The application of distributed ledger technology (DLT) is bringing the fully-digitized future of trade finance ever closer. But in order to capitalize on this opportunity, corporates must lay the groundwork by deploying the digital solutions that are already available to them today.
Corporates cannot take advantage of distributed ledger technology (DLT) without first digitizing trade documents.
The DLT market is still in the initial stages of determining what solutions are viable and can provide value to a wide range of clients.
While participating in pilots of new DLT solutions is potentially beneficial, the most valuable action a corporate can take today is to deploy currently-available, mature digital solutions which will have an immediate impact.
The world of trade finance – long a laggard on the digitization front – is abuzz with proofs of concept (POCs) and pilots seeking to leverage digital infrastructure to drive efficiencies. Over 60% of banks surveyed in the International Chamber of Commerce (ICC)’s latest report, Global Trade: Securing Future Growth, said they are now implementing or have already implemented technology solutions to digitize their trade finance operations, and work is underway to digitize paper documents, switch existing business practices to digital formats, and experiment with new technologies and solutions.
The opportunities for corporates are enormous. Currently, a single trade finance transaction can require over 100 pages of documents, and the World Economic Forum estimates the costs of processing those documents are as much as a fifth of those of shifting goods. Digitizing all of this could cut trade finance costs by up to $6 billion in three to five years, according to Boston Consulting Group estimates.
And yet, when asked about their usage of digital trade finance products in the Euromoney Trade Finance Survey 2018, very few group treasurers and CFOs said that they were already operational. Swift’s MT798 gained the highest response rate, with 28% of respondents saying they use the product. The Bank Payment Obligation (BPO) recorded slightly lower at 23%, and electronic bills of lading saw 20%. DLT recorded the lowest take up of all, with just 6% stating they have used the technology.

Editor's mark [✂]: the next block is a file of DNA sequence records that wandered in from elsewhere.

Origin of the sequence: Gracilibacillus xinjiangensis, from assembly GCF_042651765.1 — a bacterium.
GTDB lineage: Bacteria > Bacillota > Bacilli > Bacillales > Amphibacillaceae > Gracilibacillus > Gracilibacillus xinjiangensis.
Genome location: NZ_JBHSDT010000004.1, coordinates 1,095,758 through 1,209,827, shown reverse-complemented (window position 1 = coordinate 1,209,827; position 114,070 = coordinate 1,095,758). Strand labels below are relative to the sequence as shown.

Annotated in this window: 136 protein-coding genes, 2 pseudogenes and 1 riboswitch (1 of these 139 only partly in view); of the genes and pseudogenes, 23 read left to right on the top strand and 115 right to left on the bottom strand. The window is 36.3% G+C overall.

One reason for this slow take-up is the sheer number of players along the chain in trade finance, making digitization a more complex task than in other areas such as cash management or retail banking. Even a basic international shipment can go through as many as 200 interactions comprising nearly 30 parties.
“The dots are not yet being connected,” says Michael Quinn, Managing Director, FI Product Management Executive & Product Delivery Lead at J.P. Morgan. “The client may be communicating with a lot of their peripheral parties digitally, but this ends up being committed to paper by their forwarder, who is doing the document preparation to enter the financial system for settlement. Maximizing this digitization across the entire chain needs to be the next step.”
CUTTING THROUGH THE HYPE
Today, the potential benefits of distributed ledger technology (DLT) for trade have captured the imagination of entrepreneurs, financial professionals, and the media. “There is a future state in trade finance that may well be DLT-enabled. I believe that we will get there, but before then, all of the pilots and proofs of concept that we see will have to go through a natural maturation process,” says Michael McDonough, Managing Director, Corporate Trade and Supply Chain Finance Product Management at J.P. Morgan. “Some of them will disappear. Some of them will be consolidated. Some of them will emerge as very viable solutions. As yet, we cannot say with confidence which those will be.”
Participating in pilots of various digital solutions which meet business needs is one possible avenue for corporates, but this is far from the only way to prepare for the digital future of trade.